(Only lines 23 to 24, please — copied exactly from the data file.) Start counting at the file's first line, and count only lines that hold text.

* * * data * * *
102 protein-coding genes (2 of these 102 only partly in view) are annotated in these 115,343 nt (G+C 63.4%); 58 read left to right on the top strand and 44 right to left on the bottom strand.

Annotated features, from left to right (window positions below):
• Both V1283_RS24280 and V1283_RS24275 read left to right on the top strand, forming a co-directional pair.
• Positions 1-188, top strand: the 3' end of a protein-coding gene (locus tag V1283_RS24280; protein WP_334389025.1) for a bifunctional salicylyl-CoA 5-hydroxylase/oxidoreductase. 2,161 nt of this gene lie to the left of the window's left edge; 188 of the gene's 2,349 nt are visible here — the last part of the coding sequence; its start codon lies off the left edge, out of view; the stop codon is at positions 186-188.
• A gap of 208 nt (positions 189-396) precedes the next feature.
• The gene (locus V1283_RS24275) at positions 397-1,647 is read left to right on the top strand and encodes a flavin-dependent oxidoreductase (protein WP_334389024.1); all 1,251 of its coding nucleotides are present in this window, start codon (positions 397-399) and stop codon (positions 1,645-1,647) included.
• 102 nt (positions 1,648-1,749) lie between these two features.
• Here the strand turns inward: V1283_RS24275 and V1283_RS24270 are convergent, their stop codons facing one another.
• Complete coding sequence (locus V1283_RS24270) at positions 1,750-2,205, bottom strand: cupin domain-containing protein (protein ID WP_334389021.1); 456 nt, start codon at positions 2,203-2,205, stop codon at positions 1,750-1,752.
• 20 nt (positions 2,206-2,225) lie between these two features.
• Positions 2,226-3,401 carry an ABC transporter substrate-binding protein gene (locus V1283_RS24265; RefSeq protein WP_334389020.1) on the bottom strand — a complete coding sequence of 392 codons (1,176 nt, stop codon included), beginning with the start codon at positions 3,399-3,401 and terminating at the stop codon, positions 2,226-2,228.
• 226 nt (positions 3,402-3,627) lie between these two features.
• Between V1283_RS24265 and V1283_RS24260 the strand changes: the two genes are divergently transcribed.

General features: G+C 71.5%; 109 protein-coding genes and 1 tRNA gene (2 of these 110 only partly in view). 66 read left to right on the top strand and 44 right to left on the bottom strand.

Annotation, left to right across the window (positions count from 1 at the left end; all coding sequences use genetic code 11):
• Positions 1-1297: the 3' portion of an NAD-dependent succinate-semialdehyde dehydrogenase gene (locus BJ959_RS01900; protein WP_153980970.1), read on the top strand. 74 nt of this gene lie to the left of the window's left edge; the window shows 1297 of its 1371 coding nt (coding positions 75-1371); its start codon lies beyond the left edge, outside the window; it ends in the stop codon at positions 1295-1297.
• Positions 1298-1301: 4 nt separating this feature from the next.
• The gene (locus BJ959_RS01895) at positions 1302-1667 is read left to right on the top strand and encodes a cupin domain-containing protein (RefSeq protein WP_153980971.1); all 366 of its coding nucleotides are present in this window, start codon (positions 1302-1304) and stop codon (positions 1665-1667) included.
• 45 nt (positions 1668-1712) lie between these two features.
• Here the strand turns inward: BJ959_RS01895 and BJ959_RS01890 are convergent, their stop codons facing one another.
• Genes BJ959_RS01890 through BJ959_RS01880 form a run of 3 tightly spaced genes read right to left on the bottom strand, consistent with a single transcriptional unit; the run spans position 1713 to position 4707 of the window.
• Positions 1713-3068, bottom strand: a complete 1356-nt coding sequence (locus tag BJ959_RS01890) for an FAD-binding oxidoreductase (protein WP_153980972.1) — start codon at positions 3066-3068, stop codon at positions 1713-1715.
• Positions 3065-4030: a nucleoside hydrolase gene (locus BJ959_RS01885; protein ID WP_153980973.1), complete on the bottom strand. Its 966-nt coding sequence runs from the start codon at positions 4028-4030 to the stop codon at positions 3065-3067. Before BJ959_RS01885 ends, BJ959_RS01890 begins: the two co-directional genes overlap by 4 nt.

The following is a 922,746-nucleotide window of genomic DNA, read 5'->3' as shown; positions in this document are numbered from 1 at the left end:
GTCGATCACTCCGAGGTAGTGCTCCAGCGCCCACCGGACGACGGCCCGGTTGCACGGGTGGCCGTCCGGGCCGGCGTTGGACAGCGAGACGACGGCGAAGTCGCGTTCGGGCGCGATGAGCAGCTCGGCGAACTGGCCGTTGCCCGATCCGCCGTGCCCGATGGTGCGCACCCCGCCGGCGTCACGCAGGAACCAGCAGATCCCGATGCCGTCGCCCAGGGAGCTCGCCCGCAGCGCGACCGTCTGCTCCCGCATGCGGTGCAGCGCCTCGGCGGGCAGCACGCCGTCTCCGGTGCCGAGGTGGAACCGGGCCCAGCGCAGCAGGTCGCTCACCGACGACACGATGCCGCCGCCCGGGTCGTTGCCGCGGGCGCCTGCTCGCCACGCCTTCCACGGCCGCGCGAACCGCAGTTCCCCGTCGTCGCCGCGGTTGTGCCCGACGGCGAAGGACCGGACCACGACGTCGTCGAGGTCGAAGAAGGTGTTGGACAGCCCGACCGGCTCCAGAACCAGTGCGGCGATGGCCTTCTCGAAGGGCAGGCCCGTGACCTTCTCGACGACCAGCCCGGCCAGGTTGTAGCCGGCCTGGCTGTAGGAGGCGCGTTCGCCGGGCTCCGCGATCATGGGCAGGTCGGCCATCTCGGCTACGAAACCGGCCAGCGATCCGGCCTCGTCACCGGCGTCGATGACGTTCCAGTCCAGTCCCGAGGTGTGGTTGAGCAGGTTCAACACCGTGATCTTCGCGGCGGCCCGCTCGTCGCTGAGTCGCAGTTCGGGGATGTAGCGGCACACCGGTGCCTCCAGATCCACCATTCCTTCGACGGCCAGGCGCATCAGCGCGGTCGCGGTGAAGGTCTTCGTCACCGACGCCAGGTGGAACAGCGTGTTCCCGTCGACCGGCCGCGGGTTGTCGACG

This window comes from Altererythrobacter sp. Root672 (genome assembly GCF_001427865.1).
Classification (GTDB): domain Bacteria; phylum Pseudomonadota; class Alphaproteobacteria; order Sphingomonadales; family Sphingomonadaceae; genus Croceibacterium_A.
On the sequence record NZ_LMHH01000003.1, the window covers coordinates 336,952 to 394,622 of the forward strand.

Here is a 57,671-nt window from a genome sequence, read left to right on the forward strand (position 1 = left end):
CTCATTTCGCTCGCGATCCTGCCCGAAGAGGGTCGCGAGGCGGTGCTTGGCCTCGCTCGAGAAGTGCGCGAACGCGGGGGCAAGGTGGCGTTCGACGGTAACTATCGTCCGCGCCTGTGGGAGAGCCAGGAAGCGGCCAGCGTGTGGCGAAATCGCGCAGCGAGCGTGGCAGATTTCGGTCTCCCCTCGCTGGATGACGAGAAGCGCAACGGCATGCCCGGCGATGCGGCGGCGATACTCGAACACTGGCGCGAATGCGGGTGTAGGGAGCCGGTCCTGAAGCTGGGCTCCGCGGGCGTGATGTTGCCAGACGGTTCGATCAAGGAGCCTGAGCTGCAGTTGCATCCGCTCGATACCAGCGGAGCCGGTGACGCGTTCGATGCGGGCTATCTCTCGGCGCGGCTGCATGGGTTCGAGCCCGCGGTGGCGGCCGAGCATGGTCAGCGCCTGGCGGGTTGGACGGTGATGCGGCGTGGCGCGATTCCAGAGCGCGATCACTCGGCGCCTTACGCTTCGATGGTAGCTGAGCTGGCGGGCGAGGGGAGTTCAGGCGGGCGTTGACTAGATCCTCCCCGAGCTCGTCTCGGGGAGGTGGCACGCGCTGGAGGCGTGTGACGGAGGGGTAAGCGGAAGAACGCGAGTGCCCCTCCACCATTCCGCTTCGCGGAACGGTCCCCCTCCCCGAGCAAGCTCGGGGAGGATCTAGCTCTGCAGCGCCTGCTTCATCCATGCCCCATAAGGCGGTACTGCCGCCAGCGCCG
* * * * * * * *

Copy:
• Positions 3065-4030: a nucleoside hydrolase gene (locus BJ959_RS01885; protein ID WP_153980973.1), complete on the bottom strand. Its 966-nt coding sequence runs from the start codon at positions 4028-4030 to the stop codon at positions 3065-3067. Before BJ959_RS01885 ends, BJ959_RS01890 begins: the two co-directional genes overlap by 4 nt.

The following is a 922,746-nucleotide window of genomic DNA, read 5'->3' as shown; positions in this document are numbered from 1 at the left end: